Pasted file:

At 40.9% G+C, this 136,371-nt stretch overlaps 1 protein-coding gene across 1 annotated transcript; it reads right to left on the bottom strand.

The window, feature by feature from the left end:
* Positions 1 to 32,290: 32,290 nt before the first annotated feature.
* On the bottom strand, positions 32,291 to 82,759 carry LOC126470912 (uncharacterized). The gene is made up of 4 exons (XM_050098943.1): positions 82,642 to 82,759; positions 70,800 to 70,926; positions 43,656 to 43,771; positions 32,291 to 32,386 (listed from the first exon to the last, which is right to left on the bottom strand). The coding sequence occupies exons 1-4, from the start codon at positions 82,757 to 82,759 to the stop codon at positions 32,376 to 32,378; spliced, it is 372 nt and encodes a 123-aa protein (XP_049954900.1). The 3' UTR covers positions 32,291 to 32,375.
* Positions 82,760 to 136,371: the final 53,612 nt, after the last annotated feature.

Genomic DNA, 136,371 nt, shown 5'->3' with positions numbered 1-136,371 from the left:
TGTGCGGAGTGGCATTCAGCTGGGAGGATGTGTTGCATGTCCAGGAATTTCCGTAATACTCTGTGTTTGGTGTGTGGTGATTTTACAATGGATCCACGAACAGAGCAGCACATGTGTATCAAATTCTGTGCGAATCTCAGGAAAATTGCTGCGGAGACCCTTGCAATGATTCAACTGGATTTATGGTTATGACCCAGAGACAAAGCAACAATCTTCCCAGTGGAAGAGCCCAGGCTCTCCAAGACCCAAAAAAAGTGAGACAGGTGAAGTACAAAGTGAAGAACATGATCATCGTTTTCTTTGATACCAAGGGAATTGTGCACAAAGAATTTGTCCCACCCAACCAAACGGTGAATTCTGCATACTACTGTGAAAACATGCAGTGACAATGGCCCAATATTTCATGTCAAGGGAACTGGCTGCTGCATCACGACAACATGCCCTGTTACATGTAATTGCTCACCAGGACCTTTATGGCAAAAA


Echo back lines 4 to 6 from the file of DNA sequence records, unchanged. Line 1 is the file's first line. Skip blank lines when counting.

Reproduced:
* On the bottom strand, positions 32,291 to 82,759 carry LOC126470912 (uncharacterized). The gene is made up of 4 exons (XM_050098943.1): positions 82,642 to 82,759; positions 70,800 to 70,926; positions 43,656 to 43,771; positions 32,291 to 32,386 (listed from the first exon to the last, which is right to left on the bottom strand). The coding sequence occupies exons 1-4, from the start codon at positions 82,757 to 82,759 to the stop codon at positions 32,376 to 32,378; spliced, it is 372 nt and encodes a 123-aa protein (XP_049954900.1). The 3' UTR covers positions 32,291 to 32,375.
* Positions 82,760 to 136,371: the final 53,612 nt, after the last annotated feature.

Genomic DNA, 136,371 nt, shown 5'->3' with positions numbered 1-136,371 from the left: